When I was a resident one of our radiologists had kidney failure and was on dialysis. He also never missed a day of work, travelled often (he was adept at finding dialysis centers in what seemed like exotic places to me at the time), and was responsible for life and death decisions. If you have a CT scan or a chest x-ray misread by the radiologist as benign when there is really a cancer it is very bad indeed.
This radiologist is not alone. There are many people with significant but well-controlled health conditions or a history of serious health problems, such as cancer, heart disease, diabetes or epilepsy, who do high-stress high stakes jobs admirably. Ruth Bader Ginsburg was treated for colon cancer, pancreatic cancer, and had heart surgery while a Supreme Court Justice. She didn’t miss a day of work during her chemotherapy or radiation. Sonia Sotomayor has lived with diabetes since age 7. Chief Justice Roberts had a seizure while Chief Justice (his second seizure). It was Anthony Scalia who had sleep apnea, chronic obstructive pulmonary disease, high blood pressure, obesity, and was a smoker – conditions that sound less dramatic to the non medical public – who died in the middle of the night.
Bob Dole suffered from a “shattered right shoulder, fractured vertebrae in his neck and spine, paralysis from the neck down, metal shrapnel throughout his body and a damaged kidney” from injuries sustained in World War II. He was left with paralyzed right arm and hand. Pretty serious health history, but it didn’t stop him running for President.
George W. Bush used to drink a lot and was arrested once for drunk driving, eventually giving up alcohol. He went on to serve two terms as President.
Nixon was admitted for a Staph infection (a serious bacterial infection) while he was campaigning for President.
FDR was a paraplegic from polio.
John McCain had a history of malignant melanoma. When he was running for President his chance of his cancer recurring over the next five years (i.e. when he would have been in office) was 14 percent and his risk of death was 9 percent. He also took medication for high cholesterol. He was 71 years old and would have been older than any other President when he assumed office. His health was barely an issue when he campaigned for President.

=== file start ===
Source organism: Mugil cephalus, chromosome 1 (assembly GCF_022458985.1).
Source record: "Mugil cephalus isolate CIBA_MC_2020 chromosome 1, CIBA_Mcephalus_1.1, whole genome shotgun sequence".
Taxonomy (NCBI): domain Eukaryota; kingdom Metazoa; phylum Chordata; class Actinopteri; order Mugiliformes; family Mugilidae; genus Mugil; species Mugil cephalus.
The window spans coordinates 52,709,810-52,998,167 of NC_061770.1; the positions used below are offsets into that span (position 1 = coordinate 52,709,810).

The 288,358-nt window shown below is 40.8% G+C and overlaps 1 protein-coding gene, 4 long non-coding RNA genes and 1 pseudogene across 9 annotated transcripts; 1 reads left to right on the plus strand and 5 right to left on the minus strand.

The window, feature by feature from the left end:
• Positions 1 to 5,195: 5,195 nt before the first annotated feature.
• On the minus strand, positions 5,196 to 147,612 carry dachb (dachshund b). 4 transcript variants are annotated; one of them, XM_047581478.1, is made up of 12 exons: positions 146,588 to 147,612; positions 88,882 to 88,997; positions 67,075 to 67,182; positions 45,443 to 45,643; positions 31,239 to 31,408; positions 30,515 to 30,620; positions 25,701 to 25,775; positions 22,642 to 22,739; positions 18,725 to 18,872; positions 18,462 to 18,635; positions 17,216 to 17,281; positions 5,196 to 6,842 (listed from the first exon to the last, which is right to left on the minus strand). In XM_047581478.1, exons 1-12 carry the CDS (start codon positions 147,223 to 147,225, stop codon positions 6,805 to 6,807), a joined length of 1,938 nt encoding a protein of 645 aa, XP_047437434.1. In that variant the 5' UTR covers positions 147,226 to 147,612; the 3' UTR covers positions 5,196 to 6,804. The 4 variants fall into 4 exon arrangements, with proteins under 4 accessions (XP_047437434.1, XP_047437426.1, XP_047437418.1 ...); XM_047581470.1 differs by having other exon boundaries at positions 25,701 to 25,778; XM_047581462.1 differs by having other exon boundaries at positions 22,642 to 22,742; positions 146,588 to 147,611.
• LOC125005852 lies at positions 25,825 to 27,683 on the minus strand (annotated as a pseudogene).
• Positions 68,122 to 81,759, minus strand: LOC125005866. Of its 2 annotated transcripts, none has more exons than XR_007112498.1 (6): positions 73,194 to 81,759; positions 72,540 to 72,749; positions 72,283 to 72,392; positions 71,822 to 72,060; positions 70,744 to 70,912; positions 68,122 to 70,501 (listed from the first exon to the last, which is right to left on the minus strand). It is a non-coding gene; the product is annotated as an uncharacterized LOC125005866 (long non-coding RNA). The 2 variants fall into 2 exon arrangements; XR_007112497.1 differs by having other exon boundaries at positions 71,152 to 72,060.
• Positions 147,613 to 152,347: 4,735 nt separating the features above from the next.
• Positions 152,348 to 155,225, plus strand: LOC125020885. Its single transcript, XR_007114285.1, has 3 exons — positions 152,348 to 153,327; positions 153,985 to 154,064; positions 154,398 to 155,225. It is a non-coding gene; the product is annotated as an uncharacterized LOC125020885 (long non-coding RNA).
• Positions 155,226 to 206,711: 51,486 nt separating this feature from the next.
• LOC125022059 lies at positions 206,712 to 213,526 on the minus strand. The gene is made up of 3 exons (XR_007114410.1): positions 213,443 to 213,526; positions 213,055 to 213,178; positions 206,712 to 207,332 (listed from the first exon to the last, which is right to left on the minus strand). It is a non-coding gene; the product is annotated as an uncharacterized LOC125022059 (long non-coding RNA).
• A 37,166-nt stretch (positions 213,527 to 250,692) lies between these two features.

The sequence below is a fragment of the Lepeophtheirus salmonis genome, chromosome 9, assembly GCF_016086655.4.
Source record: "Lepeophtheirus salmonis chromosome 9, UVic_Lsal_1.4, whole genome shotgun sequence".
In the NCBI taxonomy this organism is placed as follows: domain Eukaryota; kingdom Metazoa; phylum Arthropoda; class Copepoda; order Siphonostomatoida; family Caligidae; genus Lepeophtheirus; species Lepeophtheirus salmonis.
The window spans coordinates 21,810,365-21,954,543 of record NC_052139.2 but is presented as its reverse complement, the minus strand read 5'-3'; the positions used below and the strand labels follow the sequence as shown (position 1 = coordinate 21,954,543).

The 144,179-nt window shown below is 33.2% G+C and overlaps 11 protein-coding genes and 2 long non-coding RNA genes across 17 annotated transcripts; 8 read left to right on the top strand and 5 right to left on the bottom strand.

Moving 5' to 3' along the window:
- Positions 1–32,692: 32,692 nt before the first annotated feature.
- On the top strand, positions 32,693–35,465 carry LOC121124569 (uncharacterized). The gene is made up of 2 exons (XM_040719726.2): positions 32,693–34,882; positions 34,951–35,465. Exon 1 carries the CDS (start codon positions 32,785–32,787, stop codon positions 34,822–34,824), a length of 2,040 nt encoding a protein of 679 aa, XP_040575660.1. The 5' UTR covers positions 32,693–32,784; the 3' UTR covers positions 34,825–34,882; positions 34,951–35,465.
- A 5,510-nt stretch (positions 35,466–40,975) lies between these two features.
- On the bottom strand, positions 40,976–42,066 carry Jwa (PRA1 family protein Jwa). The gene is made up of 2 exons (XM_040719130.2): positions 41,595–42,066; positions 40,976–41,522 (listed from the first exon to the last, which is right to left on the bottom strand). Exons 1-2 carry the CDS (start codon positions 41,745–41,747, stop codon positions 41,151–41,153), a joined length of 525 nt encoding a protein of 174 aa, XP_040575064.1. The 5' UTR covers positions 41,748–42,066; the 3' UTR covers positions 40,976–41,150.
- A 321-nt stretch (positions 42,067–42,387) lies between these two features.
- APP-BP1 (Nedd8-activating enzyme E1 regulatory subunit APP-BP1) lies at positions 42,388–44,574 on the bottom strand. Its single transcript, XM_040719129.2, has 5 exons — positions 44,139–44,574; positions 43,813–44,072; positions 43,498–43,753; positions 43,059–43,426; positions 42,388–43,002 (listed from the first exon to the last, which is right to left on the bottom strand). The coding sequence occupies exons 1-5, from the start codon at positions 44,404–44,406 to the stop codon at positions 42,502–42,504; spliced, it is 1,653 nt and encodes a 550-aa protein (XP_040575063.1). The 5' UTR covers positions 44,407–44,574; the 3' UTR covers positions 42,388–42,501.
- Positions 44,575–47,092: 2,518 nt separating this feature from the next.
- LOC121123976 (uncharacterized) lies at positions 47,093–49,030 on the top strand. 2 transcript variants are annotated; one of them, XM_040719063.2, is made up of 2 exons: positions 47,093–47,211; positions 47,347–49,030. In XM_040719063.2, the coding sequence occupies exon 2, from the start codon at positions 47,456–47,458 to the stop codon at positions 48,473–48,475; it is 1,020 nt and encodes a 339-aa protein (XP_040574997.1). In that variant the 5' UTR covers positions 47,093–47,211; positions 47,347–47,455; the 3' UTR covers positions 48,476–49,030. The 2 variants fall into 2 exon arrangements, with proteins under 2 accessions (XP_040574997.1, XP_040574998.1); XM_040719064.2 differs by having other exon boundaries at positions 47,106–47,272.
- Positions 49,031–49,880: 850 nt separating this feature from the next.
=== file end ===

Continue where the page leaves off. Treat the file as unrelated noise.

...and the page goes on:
Dick Cheney had four heart attacks before he was elected to the Vice Presidency.
What serious medical condition are people worried about?
Hillary Clinton almost fainted and then disclosed she had pneumonia. The attention on her health makes little sense medically especially given the information she has presented and the health history of previous Presidents, candidates, and the Supreme Court justices. We have accepted their health conditions with few, if any, questions asked.
These cries for information about Clinton’s health imply there is some kind of new health standard for President, like there is for a pilot’s license. However, the three constitutional requirements for the Presidency do not mention health at all and medically speaking there are very few conditions that could actually affect someone’s ability to be President.
What if someone is at “high risk” of death? Predicting risk of death is almost impossible. Studies tell us more likely or less likely, they don’t predict. It’s medicine, not divination. For example, Justice Ginsburg had colon cancer and pancreatic cancer and a cardiac stent placed, yet somewhat unbelievably here she is 81-years-old and quite possibly the sharpest woman in the country. In contrast seemingly healthy people sadly die in the middle of the night or after a work out. If risk of death were the issue then based on risk every man 70 years or older should be exempt from the Presidency because just being a 70-year-old man means a 6-9% risk of a heart attack or stroke in the next 10 years. A similarly aged woman has a 1% risk. The prevalence of an abdominal aortic aneurysm (potentially fatal) is six times greater for men versus women. Women have a longer life expectancy than men. At the age of 65 an American man has an average of 17.9 more years while a similarly aged woman has 20.5. If life expectancy and risk of death is the standard then the Presidency should be a woman’s job.